Let’s pray.  Jesus, we’re all strugglers and sojourners and wrestlers, if we’re honest.  So help us wrestle and walk well.  God, help us to be people who are able to live in some of the grey areas, the things that we struggle with, the things that we disagree with, the things that we don’t understand, the things that we doubt, the questions that we have.  Lord, help us to live with all of them in a tension that draws us to you and to you alone, we pray.  It’s in Jesus’s name.  And all God’s people said…..Amen and amen.

Brave in the New World | It’s Complicated | Matthew 19:1-12 | Week 72020-08-20T16:53:04-06:00

Brave in the New World | A Tale of Two Books | Matthew 2:1-11 | Week 6


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BRAVE IN THE NEW WORLD: A Tale of Two Books    Matthew 2:1-11   

I’ve had a number of people come up to me and say, “We’re so sad that you’re leaving, Ryan, but are you going to finish this series?”  Yes, I am.  Today, we’re going to jump into the subject of science and the Scriptures; then, next week, yes, on Father’s Day, I’m going to be teaching on the issue of sexuality and Brave in the New World and how that all ties together.  You’re welcome.  I promised on Mother’s Day, when I taught a message on Evil and Suffering, that I would be equally offensive on Father’s Day.  Praise be to God, it’s all worked out!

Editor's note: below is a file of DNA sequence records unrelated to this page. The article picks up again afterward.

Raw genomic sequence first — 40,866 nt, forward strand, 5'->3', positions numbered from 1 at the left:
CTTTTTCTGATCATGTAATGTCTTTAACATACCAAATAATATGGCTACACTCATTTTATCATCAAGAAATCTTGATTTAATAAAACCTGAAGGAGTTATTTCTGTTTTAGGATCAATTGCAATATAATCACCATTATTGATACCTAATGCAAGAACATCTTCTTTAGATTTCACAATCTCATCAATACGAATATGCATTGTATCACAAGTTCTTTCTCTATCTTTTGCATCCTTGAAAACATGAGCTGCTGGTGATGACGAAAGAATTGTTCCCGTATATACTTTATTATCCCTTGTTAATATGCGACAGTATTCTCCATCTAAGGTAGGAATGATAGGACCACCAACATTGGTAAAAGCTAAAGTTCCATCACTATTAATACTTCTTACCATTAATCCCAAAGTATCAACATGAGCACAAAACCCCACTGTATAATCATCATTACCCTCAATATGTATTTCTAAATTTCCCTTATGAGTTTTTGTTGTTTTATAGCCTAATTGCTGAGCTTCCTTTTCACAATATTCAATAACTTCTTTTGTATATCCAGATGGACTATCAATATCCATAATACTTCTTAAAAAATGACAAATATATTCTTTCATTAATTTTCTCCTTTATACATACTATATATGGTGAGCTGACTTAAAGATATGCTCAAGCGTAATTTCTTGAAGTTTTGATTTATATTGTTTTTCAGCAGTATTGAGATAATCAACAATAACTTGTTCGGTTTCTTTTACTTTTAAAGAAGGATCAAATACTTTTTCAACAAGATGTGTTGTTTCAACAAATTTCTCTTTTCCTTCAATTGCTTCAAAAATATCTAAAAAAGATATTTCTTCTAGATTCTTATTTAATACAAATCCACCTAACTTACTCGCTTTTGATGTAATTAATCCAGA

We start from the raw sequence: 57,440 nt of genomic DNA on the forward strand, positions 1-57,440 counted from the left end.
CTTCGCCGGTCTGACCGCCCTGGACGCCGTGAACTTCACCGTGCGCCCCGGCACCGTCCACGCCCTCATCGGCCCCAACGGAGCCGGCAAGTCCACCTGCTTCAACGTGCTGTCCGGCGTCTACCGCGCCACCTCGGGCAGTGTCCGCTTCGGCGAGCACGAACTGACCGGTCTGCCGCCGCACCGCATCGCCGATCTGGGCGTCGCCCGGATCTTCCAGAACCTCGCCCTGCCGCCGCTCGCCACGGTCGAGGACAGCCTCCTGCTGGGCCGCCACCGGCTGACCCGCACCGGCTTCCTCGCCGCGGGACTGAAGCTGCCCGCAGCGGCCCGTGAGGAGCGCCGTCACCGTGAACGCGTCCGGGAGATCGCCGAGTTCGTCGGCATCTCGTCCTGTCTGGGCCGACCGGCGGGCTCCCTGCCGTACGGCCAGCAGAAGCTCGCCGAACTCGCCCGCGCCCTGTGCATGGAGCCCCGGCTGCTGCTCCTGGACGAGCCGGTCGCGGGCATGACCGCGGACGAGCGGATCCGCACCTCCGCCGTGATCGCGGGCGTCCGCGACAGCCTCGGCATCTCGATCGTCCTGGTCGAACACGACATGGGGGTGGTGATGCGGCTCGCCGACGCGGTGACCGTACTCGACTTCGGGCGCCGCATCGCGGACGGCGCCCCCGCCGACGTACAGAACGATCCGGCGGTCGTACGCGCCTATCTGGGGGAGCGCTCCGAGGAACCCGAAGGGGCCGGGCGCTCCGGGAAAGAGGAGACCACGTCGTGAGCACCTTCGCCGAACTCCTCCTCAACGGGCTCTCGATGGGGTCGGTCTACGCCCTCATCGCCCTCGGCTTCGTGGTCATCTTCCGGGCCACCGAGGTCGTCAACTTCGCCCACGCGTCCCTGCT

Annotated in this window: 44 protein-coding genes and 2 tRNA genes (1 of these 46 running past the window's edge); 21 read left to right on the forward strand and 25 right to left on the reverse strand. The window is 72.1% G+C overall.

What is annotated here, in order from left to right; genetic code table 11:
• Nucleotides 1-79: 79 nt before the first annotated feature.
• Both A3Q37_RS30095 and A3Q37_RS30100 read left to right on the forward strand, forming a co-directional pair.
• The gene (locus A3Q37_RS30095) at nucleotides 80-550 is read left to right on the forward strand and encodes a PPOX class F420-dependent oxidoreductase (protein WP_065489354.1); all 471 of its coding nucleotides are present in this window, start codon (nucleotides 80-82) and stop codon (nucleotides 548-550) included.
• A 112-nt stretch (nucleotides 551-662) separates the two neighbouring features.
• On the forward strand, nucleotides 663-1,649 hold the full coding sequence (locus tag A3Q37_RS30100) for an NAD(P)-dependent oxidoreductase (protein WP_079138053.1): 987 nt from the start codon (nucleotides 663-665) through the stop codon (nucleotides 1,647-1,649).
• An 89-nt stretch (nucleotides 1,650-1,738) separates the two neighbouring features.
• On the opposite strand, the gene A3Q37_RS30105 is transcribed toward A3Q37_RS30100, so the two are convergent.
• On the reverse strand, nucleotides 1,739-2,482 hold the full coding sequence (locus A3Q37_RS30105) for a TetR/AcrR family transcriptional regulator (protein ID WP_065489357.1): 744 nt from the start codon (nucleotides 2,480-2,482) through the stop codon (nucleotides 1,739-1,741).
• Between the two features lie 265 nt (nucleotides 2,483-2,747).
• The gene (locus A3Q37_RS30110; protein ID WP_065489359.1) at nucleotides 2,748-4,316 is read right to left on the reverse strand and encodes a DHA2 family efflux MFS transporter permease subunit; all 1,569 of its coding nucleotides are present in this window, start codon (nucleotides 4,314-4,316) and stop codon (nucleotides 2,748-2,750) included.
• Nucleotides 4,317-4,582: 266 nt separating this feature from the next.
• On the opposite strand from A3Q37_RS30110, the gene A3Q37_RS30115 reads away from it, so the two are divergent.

I want to start with a question:  Who would win if the Colorado Rockies played the Denver Broncos?  The question you should ask is what are they playing?  Before I put money on either team, I want to know what we’re playing.  While they’re all athletes and they’re all talented in their own right, they have different specialties, don’t they?  They have different bents.  They have different things that they practice day after day, night after night.  They have different things that they’re professionals at.  I think a lot of times we ask the question:  Are you a person of faith or are you a person of science?  Who wins—the Rockies or the Broncos?  I think we build this false dichotomy that you have to decide whether or not you’re a Bible person—which means then that you have to ignore all good science—or whether you’re a science person—in our mind that means we have to ignore the Bible.  What I’d like to do today is propose to you that maybe there’s a third way.  Maybe Richard Dawkins, in his book The God Delusion, was wrong, when he argued that you cannot be an intellectual scientific thinker and hold on to religious beliefs.  He’s wrong.   I think the Scriptures actually invite us into that tension.  Would you open with me to Matthew 2:1-2; we’re going to start our time there this morning.